Something about Snow-White

Dear reader,

snowwhiteDon’t worry, I won’t go into an in-depth analysis of Snow-White’s psyche. However, there’s something interesting about her and the dwarves, as well as for instance Little Red Riding Hood, Cinderella and more of her contemporaries that I have looked up.

At some point I incidentally came across a discussion whether or not it was legal to use Snow-White and other fairy-tale characters in a story. This because Walt Disney seems to own all of them and a host more. The interesting part in this discussion was that Snow-White herself is long out of copyright. She was brought to life by the Grimm brothers. Another thing would be the names of the dwarves. Those are invented by people from Disney studios, so using those would be a different thing.


The same goes for Hansl and Gretel, Cinderella and all those characters we know from the Grimm and Anderson stories (among others) so well. This may not seem a big deal, but for writers something like this can be very important. There is not much fun in being sued by a large company like Walt Disney or the likes for violating their copyrights. I am glad I discovered this. I may have to take another look at “Snow White revisited”, to be safe and certain.

Writer. Do your research.

Dear reading fiction-writer. Yes, you. Do you research?

If you write historical fiction, you probably do. You need to know the proper time-frame and era that your characters live in. You need to know about food, transport, weapons, social classes and so forth. When you write contemporary fiction, you’ll probably hound the news and modern cultural information.

When you write fantasy of Sci-Fi though… what is there to research in fantasy or science fiction? The writers that research will know. The ones that think that “those areas are open to anything so why bother to research when you can write” should think again. To keep your work credible you should decide on what laws of physics you want to bend and which ones you should adhere to in order not to create an entirely insane world or environment. Agreed, in fantasy that is not even so much a point (although it’s still important), but for science fiction you’d better. After all, the key word in there is ‘science’, and that is something you should make sure of. Stick to the science. You can work out how certain things may have evolved in the future, but to be credible I think it is necessary to work from the beginning that is our own time and technology. Rockets don’t suddenly switch from rocket fuel to water, for instance. On the other hand, they may benefit from improved solar panels, or sail on spacial storms that we can’t pick up yet at this moment.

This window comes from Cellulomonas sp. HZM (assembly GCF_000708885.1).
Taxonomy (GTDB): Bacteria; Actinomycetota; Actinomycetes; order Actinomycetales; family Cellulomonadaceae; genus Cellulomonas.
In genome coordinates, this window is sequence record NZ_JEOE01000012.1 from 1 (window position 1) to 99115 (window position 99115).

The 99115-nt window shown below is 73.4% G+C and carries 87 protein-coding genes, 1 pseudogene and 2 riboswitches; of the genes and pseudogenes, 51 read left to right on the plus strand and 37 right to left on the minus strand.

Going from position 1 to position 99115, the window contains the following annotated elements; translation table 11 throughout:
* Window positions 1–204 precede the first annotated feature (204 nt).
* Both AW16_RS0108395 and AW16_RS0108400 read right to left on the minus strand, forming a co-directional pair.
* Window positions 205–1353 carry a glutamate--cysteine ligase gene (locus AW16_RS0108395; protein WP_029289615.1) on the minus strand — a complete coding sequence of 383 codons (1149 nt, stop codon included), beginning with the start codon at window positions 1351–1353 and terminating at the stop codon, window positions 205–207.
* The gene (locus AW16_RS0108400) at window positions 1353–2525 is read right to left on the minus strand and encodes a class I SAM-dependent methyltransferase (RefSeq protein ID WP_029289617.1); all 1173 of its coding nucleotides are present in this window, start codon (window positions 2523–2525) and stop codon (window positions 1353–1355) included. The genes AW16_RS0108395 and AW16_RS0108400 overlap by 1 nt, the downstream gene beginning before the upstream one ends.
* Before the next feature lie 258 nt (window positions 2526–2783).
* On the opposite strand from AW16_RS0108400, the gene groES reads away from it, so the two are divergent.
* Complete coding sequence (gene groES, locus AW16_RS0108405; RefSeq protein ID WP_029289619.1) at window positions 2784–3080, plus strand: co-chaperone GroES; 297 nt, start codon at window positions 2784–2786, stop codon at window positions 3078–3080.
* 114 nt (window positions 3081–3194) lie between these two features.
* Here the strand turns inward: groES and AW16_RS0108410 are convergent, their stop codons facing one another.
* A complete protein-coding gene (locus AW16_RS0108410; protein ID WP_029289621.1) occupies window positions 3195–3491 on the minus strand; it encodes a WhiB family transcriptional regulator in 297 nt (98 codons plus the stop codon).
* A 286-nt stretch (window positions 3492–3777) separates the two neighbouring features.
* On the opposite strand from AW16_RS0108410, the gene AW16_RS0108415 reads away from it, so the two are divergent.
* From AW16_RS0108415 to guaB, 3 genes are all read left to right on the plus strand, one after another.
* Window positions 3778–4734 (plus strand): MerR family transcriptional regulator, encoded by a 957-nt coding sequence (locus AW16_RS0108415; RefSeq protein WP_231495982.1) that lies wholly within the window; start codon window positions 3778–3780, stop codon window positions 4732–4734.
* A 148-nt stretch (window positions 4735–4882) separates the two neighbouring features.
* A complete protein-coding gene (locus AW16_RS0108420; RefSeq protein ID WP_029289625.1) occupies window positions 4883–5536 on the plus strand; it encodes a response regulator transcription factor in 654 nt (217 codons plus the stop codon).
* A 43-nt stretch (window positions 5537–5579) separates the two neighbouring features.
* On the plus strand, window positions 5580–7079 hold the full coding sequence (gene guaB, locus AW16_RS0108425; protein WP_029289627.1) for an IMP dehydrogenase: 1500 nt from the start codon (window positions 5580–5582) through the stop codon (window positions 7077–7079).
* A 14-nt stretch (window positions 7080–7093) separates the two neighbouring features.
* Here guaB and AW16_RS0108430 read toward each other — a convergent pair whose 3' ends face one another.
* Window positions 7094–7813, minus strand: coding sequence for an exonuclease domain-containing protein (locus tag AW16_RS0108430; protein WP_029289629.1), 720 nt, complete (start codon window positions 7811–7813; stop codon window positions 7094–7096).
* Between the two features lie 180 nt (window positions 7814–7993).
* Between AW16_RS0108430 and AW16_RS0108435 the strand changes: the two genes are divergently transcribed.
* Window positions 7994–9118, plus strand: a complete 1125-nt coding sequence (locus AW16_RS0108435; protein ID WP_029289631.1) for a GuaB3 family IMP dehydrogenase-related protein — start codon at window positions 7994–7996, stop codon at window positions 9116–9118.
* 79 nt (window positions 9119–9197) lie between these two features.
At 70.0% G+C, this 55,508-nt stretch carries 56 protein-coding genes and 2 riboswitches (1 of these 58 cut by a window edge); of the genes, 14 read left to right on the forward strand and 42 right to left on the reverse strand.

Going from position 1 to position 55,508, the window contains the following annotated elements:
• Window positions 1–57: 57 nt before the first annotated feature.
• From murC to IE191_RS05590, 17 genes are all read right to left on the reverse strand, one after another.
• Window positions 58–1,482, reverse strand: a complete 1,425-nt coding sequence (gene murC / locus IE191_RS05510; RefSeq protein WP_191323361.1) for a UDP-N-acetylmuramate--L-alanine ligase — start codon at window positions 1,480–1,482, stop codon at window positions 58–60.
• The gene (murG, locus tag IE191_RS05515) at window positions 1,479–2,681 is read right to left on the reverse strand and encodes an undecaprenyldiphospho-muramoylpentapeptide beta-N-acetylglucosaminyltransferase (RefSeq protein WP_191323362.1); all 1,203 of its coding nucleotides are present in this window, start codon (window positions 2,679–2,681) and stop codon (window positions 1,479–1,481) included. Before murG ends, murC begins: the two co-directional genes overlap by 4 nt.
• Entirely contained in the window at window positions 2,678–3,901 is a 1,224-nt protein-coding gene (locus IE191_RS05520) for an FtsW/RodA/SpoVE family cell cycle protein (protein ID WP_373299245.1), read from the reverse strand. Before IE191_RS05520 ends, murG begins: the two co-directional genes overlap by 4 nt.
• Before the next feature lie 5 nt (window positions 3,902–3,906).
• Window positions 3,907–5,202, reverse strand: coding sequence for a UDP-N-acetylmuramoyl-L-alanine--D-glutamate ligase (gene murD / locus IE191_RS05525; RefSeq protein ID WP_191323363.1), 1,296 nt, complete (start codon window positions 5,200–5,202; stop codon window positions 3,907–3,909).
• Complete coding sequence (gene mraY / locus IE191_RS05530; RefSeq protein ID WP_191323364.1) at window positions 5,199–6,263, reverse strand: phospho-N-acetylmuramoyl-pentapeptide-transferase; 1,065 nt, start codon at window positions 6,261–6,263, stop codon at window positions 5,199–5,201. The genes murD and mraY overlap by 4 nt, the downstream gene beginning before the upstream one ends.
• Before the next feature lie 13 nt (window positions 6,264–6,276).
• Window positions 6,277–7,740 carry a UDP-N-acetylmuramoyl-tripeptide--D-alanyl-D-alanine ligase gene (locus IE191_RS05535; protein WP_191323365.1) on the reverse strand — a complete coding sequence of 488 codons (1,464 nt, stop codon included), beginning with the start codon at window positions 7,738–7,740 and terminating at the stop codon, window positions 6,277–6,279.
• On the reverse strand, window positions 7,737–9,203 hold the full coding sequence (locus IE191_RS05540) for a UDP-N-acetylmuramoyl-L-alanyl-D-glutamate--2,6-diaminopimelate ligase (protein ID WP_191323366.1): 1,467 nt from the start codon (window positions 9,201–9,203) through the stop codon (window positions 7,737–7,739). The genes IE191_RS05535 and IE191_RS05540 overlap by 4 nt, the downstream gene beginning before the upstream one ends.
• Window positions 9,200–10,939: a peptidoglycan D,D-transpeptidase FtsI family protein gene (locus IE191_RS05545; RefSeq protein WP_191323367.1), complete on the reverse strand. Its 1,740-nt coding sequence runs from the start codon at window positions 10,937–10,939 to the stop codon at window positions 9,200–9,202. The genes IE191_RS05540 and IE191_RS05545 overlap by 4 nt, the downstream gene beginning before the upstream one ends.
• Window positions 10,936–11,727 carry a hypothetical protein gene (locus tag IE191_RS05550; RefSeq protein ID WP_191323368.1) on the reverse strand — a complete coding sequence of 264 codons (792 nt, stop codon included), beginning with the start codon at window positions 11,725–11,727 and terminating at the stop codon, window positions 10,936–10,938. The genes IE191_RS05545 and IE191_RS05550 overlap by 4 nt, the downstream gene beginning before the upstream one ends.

If you are looking for answers and you’re lost for options, have a look at the Research Monkey columns over at the Alexandria Publishing Group website. Research Monkey has posted several articles on research already, and every month there’s more to read, more to learn.

The weirdest research

Yes, dear reader, in order to create credible writing (even in fantasy) I have discovered that a writer sometimes have to delve into the weirdest research.

I once started (and until now have not ended, woe me) to write a detective story. In it someone was murdered. For this, I had to investigate all kinds of ways to murder someone, as I needed something that was out of the ordinary. I also had to look up how long an average DNA test takes, in order to create a credible part of the story around that.

For the short story “Lily and the Avenging Angel” I spent quite some time trying to find out about a poisonous frog whose poison would kill a person rather quickly. Morbid things, I agree.

Or for an older story (which I co-wrote with others, this was never published), I went through pains trying to find out details about intercontinental flights, in order to decide if someone would arrive at their destination in the morning, the evening, or perhaps in the middle of the night, and how long that flight would take.

For a story yet unseen  (it is still underway of becoming a proper book at this moment in time) I have counted the number of bridges of a particular American town that are spanning a river.

Other interesting areas of research are in languages. Sometimes I need a character from another country, so then there is the need to investigate names from that country. And perhaps there has to be the occasional word or two in that language as well, for which there are more ventures around the internet.

The last bit of research that I would like to tell you about, dear reader, is the kind that happens inside my head. There are surroundings and situations to research. Not only how to get my poor characters in there, but also how to get them out of there! And really, at times that is quite a challenge, especially when I have burnt the bridges behind them. Then the trick is to find material to build new bridges. And sometimes that takes a lot longer than looking at flight times on the internet…